PaganSquare


PaganSquare is a community blog space where Pagans can discuss topics relevant to the life and spiritual practice of all Pagans.

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Posted by on in Culture Blogs
We Call It Yule

In the old Witch language, they called it Géol.

The Vikings called it Jól.

The Goths—the Elder, not the Latter-Day, kind—called it Jiuleis.

All three names descend from the Proto-Germanic Jehwla (or Jegwla), the great Midwinter festival of Germanic-speaking peoples some 2300 years ago.

No one knows what it originally meant. That, of course, doesn't stop the storytellers. If anything, it encourages us.

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  • Aline "Macha" O'Brien
    Aline "Macha" O'Brien says #
    Huzzah! I love your blogs, especially the historical minutia and word etymology. Warm Yule greetings from blessedly rainy Califo

Posted by on in Paths Blogs
Goddesses Brew

My Northern Lights Goddesses Brew debuted at Yule 2016, but it can be used for any occasion when one wishes to honor the heathen goddesses. It's an extract of herbs in grain alcohol. Because it uses fresh lavender, I can only make it when lavender is blooming in my garden. The grain in the grain alcohol honors Sif, goddess of wheat and corn. The herbs honor other goddesses, as listed below. I first extract and then strain the fresh lavender, which takes between one to three weeks, and then extract the other herbs from commercial tea, which takes about a week. 

Grain for Sif 

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Posted by on in Culture Blogs
Yule Rush

Ah, life in the Broomstick Ghetto.

In the days since Mother Night, I've several times caught myself wandering: Why are all these people still running around?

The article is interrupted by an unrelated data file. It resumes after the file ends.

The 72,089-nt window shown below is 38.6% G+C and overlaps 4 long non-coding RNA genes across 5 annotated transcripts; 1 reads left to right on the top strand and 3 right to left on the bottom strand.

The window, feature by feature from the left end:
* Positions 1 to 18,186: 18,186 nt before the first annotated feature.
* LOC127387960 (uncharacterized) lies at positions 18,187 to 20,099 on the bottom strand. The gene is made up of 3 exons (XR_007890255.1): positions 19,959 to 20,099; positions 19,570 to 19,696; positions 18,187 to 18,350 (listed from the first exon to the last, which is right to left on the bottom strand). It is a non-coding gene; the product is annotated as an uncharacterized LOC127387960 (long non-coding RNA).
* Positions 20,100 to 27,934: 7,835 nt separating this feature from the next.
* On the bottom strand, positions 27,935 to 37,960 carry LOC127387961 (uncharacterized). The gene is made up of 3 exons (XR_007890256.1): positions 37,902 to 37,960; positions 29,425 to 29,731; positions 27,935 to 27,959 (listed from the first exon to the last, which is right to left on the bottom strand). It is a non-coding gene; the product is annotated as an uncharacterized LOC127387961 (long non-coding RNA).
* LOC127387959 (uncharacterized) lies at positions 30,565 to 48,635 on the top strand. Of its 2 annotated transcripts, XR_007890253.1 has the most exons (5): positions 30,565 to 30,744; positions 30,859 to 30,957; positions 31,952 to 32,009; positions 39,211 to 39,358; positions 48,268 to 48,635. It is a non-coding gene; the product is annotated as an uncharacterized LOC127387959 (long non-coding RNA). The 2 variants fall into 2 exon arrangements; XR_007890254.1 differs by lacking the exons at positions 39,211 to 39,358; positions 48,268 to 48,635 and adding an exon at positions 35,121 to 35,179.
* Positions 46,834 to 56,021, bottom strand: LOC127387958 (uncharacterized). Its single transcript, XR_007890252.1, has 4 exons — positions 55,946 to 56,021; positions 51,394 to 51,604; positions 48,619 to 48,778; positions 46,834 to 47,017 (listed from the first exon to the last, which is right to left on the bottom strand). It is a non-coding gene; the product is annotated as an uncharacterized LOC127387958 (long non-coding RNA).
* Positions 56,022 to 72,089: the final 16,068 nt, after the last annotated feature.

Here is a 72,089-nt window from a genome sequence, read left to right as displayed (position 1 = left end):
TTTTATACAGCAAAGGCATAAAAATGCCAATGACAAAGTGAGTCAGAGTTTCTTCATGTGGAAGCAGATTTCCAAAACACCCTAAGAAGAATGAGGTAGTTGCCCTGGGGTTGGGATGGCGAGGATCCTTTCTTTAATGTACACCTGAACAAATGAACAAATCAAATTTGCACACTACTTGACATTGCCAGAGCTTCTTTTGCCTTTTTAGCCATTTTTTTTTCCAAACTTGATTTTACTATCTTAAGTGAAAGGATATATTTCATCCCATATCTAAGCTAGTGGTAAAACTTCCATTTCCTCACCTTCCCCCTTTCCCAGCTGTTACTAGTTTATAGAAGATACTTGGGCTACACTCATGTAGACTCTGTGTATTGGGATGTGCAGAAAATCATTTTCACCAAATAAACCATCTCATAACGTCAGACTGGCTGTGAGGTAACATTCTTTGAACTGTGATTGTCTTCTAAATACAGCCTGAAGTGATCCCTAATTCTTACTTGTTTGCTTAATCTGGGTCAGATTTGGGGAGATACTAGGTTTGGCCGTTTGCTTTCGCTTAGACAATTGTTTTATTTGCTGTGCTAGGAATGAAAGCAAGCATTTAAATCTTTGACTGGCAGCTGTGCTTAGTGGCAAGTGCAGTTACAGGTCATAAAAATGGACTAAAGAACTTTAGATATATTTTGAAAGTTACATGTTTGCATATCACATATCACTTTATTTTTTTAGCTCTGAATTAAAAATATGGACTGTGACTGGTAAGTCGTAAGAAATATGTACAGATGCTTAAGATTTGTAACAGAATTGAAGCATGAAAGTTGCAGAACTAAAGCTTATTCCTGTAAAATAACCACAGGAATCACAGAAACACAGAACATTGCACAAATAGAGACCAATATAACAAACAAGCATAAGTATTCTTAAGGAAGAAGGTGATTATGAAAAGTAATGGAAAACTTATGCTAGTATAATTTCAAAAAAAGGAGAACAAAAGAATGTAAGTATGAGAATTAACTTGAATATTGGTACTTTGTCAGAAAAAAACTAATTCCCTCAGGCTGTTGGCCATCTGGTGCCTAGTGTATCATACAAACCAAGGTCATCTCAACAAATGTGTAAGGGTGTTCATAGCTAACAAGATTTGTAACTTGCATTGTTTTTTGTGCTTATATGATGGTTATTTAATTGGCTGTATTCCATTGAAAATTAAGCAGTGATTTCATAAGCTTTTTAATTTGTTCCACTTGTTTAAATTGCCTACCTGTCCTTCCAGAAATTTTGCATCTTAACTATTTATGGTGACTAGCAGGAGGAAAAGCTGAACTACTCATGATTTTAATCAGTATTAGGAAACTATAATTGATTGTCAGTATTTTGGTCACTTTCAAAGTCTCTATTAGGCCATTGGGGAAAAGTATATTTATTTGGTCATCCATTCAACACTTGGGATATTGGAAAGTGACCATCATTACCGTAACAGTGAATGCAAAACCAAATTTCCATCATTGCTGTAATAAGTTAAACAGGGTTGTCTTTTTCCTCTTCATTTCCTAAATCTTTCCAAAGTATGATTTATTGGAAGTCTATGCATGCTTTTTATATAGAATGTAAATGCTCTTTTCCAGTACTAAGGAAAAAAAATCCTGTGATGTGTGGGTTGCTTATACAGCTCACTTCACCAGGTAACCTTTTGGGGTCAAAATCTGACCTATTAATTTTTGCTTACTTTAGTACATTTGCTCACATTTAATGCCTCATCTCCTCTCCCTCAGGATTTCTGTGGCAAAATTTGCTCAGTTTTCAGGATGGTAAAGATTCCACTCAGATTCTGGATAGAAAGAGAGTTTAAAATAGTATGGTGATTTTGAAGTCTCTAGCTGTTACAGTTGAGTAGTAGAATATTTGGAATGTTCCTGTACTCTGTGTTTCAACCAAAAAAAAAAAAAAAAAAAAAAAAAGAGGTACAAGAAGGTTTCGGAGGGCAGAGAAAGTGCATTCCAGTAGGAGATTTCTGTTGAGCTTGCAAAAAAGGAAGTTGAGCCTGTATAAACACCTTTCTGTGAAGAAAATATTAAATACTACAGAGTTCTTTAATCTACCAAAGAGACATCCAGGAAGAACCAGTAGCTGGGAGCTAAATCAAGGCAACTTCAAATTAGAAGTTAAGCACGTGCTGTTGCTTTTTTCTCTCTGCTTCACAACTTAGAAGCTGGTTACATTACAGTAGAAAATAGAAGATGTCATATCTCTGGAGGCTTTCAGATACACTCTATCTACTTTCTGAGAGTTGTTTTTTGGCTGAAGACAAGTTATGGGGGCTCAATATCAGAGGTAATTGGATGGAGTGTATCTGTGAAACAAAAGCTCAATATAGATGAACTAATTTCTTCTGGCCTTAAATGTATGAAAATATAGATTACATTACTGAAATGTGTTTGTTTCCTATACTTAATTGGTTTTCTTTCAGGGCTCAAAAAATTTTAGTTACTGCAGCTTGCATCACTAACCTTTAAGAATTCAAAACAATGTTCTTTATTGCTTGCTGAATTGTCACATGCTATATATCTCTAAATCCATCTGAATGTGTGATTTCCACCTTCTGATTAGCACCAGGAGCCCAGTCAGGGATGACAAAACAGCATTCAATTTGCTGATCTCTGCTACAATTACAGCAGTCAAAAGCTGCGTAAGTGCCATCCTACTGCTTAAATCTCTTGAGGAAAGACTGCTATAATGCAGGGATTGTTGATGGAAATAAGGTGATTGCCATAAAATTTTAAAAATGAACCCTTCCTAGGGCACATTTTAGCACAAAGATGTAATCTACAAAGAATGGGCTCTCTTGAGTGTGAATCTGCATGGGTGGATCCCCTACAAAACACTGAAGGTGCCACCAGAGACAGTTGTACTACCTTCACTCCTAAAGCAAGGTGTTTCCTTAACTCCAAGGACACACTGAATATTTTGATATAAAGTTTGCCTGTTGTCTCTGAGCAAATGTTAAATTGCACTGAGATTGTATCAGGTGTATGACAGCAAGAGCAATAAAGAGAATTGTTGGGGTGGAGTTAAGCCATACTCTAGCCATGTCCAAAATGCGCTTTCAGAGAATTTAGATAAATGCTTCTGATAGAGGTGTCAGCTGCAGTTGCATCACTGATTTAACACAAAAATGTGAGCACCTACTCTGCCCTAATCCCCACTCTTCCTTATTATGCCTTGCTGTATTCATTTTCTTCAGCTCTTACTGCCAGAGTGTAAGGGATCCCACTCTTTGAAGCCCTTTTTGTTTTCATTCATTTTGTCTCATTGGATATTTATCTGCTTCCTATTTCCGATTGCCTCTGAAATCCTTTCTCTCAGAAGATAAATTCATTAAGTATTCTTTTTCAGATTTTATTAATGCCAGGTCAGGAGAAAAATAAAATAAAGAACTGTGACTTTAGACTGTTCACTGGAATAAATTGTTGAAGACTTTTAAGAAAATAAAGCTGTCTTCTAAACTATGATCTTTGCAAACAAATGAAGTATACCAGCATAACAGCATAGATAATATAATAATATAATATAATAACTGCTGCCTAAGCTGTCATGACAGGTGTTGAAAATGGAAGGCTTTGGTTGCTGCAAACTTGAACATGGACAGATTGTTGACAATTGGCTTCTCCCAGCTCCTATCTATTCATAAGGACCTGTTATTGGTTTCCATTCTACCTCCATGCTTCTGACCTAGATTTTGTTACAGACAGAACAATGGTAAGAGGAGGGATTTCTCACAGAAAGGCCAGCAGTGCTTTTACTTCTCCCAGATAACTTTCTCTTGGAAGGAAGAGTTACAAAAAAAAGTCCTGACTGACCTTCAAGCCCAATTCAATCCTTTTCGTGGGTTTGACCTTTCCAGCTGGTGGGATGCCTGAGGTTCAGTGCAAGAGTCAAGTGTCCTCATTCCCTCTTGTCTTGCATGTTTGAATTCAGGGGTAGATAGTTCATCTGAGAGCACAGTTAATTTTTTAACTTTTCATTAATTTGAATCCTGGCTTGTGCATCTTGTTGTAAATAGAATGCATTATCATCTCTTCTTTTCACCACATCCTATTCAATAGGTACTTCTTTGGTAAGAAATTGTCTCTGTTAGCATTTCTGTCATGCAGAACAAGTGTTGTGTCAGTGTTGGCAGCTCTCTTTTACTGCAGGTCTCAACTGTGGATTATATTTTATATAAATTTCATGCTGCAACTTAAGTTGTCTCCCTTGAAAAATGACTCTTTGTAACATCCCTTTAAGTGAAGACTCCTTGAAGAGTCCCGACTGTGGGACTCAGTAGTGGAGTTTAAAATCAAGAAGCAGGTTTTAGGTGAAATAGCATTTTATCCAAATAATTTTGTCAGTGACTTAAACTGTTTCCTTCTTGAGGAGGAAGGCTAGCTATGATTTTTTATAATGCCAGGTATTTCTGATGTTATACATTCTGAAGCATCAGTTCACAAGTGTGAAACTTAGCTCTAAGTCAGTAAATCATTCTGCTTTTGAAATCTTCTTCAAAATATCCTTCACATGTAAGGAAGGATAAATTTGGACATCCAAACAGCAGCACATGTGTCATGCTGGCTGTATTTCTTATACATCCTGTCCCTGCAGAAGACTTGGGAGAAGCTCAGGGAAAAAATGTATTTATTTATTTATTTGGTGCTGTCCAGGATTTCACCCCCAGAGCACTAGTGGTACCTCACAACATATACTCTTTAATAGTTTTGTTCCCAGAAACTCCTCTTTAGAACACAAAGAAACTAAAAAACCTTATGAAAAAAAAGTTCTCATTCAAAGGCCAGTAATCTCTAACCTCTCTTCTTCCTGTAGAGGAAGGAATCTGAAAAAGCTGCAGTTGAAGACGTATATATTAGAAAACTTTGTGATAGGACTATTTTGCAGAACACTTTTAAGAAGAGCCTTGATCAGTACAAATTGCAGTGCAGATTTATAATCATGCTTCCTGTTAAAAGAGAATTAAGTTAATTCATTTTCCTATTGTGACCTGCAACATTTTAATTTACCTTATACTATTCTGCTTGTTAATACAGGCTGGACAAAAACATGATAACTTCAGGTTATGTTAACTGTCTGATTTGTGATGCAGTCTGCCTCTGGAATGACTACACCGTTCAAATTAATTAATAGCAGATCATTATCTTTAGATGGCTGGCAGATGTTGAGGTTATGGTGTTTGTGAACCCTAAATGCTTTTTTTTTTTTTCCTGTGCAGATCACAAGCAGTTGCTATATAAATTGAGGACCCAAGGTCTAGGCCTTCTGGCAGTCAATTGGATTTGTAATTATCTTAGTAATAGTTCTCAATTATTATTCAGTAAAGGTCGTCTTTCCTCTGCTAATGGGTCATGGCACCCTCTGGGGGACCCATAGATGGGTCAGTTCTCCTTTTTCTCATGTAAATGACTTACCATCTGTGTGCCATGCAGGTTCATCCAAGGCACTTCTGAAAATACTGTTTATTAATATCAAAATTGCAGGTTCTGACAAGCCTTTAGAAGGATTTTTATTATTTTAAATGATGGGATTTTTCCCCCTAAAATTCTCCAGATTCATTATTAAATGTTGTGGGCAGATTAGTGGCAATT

Then I remember.

I've said it before, and I'll say it again.

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Posted by on in Culture Blogs

2016 was a difficult year in Pagan quotes.  It has been a year of radical change.  It included painful losses of beloved musicians and actors.  It has seen the international stage struggle with surprising and potentially world-changing transformations in the status quo. Marginalized communities feel threatened and unsure of the future.

 

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Posted by on in Culture Blogs
A Candle to Light the Way

Growing up, my mother used to have white candles in the every window at Christmas time.  I remember loving how it looked.  Our traditions was different from most of the other people I know.  

Christmas eve my siblings and I went to the barn with my father.  Cows were milked, fed, tended.  None of us could go to the house.  We weren't allowed to go outside to play.  We all had to stay in the barn while the chores were being done.  My mother stayed in the house.  As an adult, I know she was prepping the house, gifts, and stockings for us.  As a child I thought it was magical.  

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Posted by on in Culture Blogs
Shadow Solstice

This Winter Solstice, I suggest getting in touch with your shadow side. This is the season to become introspective – and with the weather often urging us to spend more time indoors – this is the perfect time to look inward.

Meditation: